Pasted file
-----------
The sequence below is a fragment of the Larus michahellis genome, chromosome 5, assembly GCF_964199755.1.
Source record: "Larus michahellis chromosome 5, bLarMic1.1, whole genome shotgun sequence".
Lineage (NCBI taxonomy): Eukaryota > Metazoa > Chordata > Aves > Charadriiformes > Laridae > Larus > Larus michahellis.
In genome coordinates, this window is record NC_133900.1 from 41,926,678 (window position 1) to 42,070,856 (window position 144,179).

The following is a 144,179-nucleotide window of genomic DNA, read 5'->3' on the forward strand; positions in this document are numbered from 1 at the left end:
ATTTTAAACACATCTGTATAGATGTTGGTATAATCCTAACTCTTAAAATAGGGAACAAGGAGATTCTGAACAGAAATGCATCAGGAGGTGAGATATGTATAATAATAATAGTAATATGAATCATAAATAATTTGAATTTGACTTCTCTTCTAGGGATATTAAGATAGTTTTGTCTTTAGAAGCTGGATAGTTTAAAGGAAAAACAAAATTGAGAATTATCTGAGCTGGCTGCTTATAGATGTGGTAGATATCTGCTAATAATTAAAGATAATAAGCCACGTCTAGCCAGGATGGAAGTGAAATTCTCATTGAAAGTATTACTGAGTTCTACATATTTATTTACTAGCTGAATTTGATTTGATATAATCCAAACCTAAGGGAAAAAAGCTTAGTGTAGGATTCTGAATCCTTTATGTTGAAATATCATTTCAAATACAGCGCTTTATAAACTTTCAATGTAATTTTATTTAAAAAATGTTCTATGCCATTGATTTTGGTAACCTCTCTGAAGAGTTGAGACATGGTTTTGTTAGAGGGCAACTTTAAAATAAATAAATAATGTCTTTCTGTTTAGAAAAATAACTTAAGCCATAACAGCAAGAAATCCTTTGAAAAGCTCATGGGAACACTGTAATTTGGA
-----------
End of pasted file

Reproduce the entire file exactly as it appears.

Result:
The sequence below is a fragment of the Larus michahellis genome, chromosome 5, assembly GCF_964199755.1.
Source record: "Larus michahellis chromosome 5, bLarMic1.1, whole genome shotgun sequence".
Lineage (NCBI taxonomy): Eukaryota > Metazoa > Chordata > Aves > Charadriiformes > Laridae > Larus > Larus michahellis.
In genome coordinates, this window is record NC_133900.1 from 41,926,678 (window position 1) to 42,070,856 (window position 144,179).

The following is a 144,179-nucleotide window of genomic DNA, read 5'->3' on the forward strand; positions in this document are numbered from 1 at the left end:
ATTTTAAACACATCTGTATAGATGTTGGTATAATCCTAACTCTTAAAATAGGGAACAAGGAGATTCTGAACAGAAATGCATCAGGAGGTGAGATATGTATAATAATAATAGTAATATGAATCATAAATAATTTGAATTTGACTTCTCTTCTAGGGATATTAAGATAGTTTTGTCTTTAGAAGCTGGATAGTTTAAAGGAAAAACAAAATTGAGAATTATCTGAGCTGGCTGCTTATAGATGTGGTAGATATCTGCTAATAATTAAAGATAATAAGCCACGTCTAGCCAGGATGGAAGTGAAATTCTCATTGAAAGTATTACTGAGTTCTACATATTTATTTACTAGCTGAATTTGATTTGATATAATCCAAACCTAAGGGAAAAAAGCTTAGTGTAGGATTCTGAATCCTTTATGTTGAAATATCATTTCAAATACAGCGCTTTATAAACTTTCAATGTAATTTTATTTAAAAAATGTTCTATGCCATTGATTTTGGTAACCTCTCTGAAGAGTTGAGACATGGTTTTGTTAGAGGGCAACTTTAAAATAAATAAATAATGTCTTTCTGTTTAGAAAAATAACTTAAGCCATAACAGCAAGAAATCCTTTGAAAAGCTCATGGGAACACTGTAATTTGGA